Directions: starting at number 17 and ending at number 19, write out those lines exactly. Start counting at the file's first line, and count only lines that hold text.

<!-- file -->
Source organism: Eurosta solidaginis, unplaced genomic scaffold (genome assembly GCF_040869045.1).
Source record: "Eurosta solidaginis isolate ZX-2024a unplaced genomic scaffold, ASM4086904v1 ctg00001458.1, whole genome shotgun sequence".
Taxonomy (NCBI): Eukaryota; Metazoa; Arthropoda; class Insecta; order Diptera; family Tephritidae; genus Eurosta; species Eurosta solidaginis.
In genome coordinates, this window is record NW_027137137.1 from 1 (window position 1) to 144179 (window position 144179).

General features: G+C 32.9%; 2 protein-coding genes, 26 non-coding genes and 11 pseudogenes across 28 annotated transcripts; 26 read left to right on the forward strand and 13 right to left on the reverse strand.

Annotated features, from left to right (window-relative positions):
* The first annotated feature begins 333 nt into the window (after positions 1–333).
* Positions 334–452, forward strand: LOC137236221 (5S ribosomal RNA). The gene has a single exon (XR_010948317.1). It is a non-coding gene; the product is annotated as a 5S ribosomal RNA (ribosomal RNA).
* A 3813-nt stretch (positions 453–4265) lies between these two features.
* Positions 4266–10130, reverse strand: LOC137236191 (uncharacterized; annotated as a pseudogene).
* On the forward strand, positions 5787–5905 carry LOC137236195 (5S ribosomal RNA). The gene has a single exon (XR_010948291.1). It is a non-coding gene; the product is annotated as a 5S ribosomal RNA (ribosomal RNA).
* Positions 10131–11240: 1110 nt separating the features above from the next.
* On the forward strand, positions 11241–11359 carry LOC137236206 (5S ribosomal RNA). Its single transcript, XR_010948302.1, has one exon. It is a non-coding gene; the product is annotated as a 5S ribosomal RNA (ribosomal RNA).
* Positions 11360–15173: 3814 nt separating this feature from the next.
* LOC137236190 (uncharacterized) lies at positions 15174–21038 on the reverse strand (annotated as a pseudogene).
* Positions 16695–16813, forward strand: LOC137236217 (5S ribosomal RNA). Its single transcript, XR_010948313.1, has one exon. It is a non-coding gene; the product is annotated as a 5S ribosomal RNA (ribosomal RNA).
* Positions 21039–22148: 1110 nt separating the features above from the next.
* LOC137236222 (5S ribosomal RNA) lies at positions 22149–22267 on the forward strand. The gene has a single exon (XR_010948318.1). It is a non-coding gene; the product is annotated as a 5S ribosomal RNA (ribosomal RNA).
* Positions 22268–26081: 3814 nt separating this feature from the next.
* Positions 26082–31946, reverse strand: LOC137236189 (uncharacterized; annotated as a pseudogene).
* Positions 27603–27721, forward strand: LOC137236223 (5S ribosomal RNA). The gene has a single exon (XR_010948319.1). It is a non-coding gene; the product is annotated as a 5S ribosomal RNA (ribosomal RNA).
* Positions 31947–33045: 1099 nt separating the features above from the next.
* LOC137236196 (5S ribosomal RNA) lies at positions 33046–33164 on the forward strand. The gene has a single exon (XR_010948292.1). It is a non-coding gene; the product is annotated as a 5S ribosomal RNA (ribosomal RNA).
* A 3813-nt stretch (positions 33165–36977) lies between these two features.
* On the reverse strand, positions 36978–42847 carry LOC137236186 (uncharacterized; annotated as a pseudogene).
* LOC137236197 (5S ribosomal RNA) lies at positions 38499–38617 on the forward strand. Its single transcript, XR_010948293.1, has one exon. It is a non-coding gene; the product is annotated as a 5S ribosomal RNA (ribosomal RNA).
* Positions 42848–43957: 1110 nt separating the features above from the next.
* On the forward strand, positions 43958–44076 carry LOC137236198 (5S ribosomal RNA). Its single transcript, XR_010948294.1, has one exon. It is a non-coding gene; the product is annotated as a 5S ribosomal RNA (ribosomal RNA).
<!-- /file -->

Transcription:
* Positions 21039–22148: 1110 nt separating the features above from the next.
* LOC137236222 (5S ribosomal RNA) lies at positions 22149–22267 on the forward strand. The gene has a single exon (XR_010948318.1). It is a non-coding gene; the product is annotated as a 5S ribosomal RNA (ribosomal RNA).
* Positions 22268–26081: 3814 nt separating this feature from the next.